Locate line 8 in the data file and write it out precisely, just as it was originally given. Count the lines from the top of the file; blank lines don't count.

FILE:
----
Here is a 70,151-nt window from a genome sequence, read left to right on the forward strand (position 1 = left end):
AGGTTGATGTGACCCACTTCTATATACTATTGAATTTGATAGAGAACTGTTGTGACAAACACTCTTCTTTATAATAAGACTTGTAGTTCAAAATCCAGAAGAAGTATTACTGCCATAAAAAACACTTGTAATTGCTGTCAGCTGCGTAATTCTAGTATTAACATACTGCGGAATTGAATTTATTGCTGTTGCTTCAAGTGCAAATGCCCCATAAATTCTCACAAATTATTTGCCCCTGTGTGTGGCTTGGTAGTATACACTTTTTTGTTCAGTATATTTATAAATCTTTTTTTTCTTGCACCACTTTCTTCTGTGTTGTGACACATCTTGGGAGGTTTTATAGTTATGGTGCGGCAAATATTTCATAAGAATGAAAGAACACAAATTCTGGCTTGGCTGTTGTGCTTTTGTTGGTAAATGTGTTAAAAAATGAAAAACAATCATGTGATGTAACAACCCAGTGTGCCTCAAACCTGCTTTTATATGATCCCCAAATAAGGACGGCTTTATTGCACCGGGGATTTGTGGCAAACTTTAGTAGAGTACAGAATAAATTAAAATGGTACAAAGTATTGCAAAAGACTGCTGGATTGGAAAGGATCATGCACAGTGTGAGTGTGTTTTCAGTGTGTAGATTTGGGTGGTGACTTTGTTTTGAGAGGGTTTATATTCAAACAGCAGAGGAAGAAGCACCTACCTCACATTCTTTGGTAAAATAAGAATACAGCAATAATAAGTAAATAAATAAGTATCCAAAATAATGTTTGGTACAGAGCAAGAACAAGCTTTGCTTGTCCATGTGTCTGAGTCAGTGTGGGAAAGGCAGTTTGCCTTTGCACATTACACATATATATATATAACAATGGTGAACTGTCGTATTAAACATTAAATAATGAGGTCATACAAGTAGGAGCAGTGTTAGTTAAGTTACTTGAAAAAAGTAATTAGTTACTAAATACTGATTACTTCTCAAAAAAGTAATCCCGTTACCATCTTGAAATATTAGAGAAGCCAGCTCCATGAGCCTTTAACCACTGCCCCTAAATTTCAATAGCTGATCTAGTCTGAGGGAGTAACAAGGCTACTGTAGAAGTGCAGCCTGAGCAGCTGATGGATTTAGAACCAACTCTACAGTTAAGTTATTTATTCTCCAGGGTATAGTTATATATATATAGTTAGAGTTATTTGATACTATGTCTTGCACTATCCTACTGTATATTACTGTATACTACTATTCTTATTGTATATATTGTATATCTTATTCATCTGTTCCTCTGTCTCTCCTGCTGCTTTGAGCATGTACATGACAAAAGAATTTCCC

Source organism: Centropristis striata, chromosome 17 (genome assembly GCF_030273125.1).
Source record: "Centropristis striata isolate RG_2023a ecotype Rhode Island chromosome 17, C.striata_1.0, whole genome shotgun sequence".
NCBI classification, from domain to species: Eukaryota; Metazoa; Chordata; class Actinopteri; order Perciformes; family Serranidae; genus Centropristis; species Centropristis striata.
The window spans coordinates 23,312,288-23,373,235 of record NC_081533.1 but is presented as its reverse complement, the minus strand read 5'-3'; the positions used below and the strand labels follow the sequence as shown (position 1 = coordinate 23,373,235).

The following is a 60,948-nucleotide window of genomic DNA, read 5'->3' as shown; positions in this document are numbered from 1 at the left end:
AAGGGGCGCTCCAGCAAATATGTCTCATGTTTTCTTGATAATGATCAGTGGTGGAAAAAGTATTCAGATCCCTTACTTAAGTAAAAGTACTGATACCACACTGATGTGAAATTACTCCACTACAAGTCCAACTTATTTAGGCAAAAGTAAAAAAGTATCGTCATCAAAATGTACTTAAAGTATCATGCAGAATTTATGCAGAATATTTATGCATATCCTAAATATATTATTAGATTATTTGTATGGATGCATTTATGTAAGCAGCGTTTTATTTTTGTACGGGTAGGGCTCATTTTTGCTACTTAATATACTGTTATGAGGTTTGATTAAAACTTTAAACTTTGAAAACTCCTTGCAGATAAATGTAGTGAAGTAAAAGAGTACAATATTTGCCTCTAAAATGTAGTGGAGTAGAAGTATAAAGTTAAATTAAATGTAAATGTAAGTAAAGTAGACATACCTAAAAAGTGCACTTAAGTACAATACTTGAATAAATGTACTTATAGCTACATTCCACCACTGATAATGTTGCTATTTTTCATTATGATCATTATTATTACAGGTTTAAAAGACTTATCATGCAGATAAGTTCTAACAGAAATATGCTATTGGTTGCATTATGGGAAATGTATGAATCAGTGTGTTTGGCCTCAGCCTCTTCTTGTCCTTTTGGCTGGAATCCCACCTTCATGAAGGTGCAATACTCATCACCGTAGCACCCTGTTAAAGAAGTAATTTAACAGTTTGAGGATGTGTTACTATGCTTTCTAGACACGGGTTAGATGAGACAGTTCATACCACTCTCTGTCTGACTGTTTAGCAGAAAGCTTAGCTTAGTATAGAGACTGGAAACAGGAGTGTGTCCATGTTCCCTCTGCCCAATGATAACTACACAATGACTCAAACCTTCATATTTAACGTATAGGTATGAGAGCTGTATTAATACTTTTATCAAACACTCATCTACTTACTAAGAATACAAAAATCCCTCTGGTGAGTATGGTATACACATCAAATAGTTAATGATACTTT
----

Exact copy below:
AAGGGGCGCTCCAGCAAATATGTCTCATGTTTTCTTGATAATGATCAGTGGTGGAAAAAGTATTCAGATCCCTTACTTAAGTAAAAGTACTGATACCACACTGATGTGAAATTACTCCACTACAAGTCCAACTTATTTAGGCAAAAGTAAAAAAGTATCGTCATCAAAATGTACTTAAAGTATCATGCAGAATTTATGCAGAATATTTATGCATATCCTAAATATATTATTAGATTATTTGTATGGATGCATTTATGTAAGCAGCGTTTTATTTTTGTACGGGTAGGGCTCATTTTTGCTACTTAATATACTGTTATGAGGTTTGATTAAAACTTTAAACTTTGAAAACTCCTTGCAGATAAATGTAGTGAAGTAAAAGAGTACAATATTTGCCTCTAAAATGTAGTGGAGTAGAAGTATAAAGTTAAATTAAATGTAAATGTAAGTAAAGTAGACATACCTAAAAAGTGCACTTAAGTACAATACTTGAATAAATGTACTTATAGCTACATTCCACCACTGATAATGTTGCTATTTTTCATTATGATCATTATTATTACAGGTTTAAAAGACTTATCATGCAGATAAGTTCTAACAGAAATATGCTATTGGTTGCATTATGGGAAATGTATGAATCAGTGTGTTTGGCCTCAGCCTCTTCTTGTCCTTTTGGCTGGAATCCCACCTTCATGAAGGTGCAATACTCATCACCGTAGCACCCTGTTAAAGAAGTAATTTAACAGTTTGAGGATGTGTTACTATGCTTTCTAGACACGGGTTAGATGAGACAGTTCATACCACTCTCTGTCTGACTGTTTAGCAGAAAGCTTAGCTTAGTATAGAGACTGGAAACAGGAGTGTGTCCATGTTCCCTCTGCCCAATGATAACTACACAATGACTCAAACCTTCATATTTAACGTATAGGTATGAGAGCTGTATTAATACTTTTATCAAACACTCATCTACTTACTAAGAATACAAAAATCCCTCTGGTGAGTATGGTATACACATCAAATAGTTAATGATACTTT